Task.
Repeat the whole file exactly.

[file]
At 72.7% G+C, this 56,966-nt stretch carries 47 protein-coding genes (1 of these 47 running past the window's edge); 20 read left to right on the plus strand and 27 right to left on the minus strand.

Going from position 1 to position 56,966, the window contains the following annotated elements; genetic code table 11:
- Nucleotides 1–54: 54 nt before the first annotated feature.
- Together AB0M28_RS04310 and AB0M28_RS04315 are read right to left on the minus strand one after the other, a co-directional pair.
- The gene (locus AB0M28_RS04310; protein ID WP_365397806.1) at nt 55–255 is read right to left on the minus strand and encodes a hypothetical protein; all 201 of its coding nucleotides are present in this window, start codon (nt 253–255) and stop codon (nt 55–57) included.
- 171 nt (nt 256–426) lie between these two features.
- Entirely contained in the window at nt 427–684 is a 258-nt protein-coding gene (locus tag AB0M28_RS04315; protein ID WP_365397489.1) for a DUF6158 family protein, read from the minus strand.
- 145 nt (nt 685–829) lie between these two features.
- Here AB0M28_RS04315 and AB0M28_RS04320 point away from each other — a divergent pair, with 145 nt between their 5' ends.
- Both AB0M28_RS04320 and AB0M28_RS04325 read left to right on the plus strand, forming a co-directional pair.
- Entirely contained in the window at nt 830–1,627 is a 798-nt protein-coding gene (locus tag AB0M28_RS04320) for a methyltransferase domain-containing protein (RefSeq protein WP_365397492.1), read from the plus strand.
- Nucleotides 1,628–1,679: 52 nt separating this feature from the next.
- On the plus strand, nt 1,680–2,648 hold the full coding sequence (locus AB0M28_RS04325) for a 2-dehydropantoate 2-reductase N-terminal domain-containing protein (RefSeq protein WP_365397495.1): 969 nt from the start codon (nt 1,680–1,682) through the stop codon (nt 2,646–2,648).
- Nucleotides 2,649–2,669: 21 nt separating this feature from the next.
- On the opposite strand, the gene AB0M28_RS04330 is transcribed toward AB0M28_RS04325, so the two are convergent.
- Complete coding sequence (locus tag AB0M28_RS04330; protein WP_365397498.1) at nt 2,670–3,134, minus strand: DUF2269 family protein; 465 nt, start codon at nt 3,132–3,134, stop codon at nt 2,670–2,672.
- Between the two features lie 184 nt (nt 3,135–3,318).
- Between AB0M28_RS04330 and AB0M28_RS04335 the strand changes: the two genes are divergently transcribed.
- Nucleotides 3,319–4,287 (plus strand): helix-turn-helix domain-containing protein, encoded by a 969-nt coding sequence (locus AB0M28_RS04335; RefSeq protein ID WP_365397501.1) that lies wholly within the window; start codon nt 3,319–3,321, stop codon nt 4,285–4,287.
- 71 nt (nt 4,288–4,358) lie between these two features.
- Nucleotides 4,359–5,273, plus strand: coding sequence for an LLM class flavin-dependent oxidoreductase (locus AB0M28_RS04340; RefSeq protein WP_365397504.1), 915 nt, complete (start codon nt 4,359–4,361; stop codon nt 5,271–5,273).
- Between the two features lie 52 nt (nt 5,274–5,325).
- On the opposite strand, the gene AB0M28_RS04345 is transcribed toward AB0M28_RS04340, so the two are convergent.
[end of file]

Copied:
At 72.7% G+C, this 56,966-nt stretch carries 47 protein-coding genes (1 of these 47 running past the window's edge); 20 read left to right on the plus strand and 27 right to left on the minus strand.

Going from position 1 to position 56,966, the window contains the following annotated elements; genetic code table 11:
- Nucleotides 1–54: 54 nt before the first annotated feature.
- Together AB0M28_RS04310 and AB0M28_RS04315 are read right to left on the minus strand one after the other, a co-directional pair.
- The gene (locus AB0M28_RS04310; protein ID WP_365397806.1) at nt 55–255 is read right to left on the minus strand and encodes a hypothetical protein; all 201 of its coding nucleotides are present in this window, start codon (nt 253–255) and stop codon (nt 55–57) included.
- 171 nt (nt 256–426) lie between these two features.
- Entirely contained in the window at nt 427–684 is a 258-nt protein-coding gene (locus tag AB0M28_RS04315; protein ID WP_365397489.1) for a DUF6158 family protein, read from the minus strand.
- 145 nt (nt 685–829) lie between these two features.
- Here AB0M28_RS04315 and AB0M28_RS04320 point away from each other — a divergent pair, with 145 nt between their 5' ends.
- Both AB0M28_RS04320 and AB0M28_RS04325 read left to right on the plus strand, forming a co-directional pair.
- Entirely contained in the window at nt 830–1,627 is a 798-nt protein-coding gene (locus tag AB0M28_RS04320) for a methyltransferase domain-containing protein (RefSeq protein WP_365397492.1), read from the plus strand.
- Nucleotides 1,628–1,679: 52 nt separating this feature from the next.
- On the plus strand, nt 1,680–2,648 hold the full coding sequence (locus AB0M28_RS04325) for a 2-dehydropantoate 2-reductase N-terminal domain-containing protein (RefSeq protein WP_365397495.1): 969 nt from the start codon (nt 1,680–1,682) through the stop codon (nt 2,646–2,648).
- Nucleotides 2,649–2,669: 21 nt separating this feature from the next.
- On the opposite strand, the gene AB0M28_RS04330 is transcribed toward AB0M28_RS04325, so the two are convergent.
- Complete coding sequence (locus tag AB0M28_RS04330; protein WP_365397498.1) at nt 2,670–3,134, minus strand: DUF2269 family protein; 465 nt, start codon at nt 3,132–3,134, stop codon at nt 2,670–2,672.
- Between the two features lie 184 nt (nt 3,135–3,318).
- Between AB0M28_RS04330 and AB0M28_RS04335 the strand changes: the two genes are divergently transcribed.
- Nucleotides 3,319–4,287 (plus strand): helix-turn-helix domain-containing protein, encoded by a 969-nt coding sequence (locus AB0M28_RS04335; RefSeq protein ID WP_365397501.1) that lies wholly within the window; start codon nt 3,319–3,321, stop codon nt 4,285–4,287.
- 71 nt (nt 4,288–4,358) lie between these two features.
- Nucleotides 4,359–5,273, plus strand: coding sequence for an LLM class flavin-dependent oxidoreductase (locus AB0M28_RS04340; RefSeq protein WP_365397504.1), 915 nt, complete (start codon nt 4,359–4,361; stop codon nt 5,271–5,273).
- Between the two features lie 52 nt (nt 5,274–5,325).
- On the opposite strand, the gene AB0M28_RS04345 is transcribed toward AB0M28_RS04340, so the two are convergent.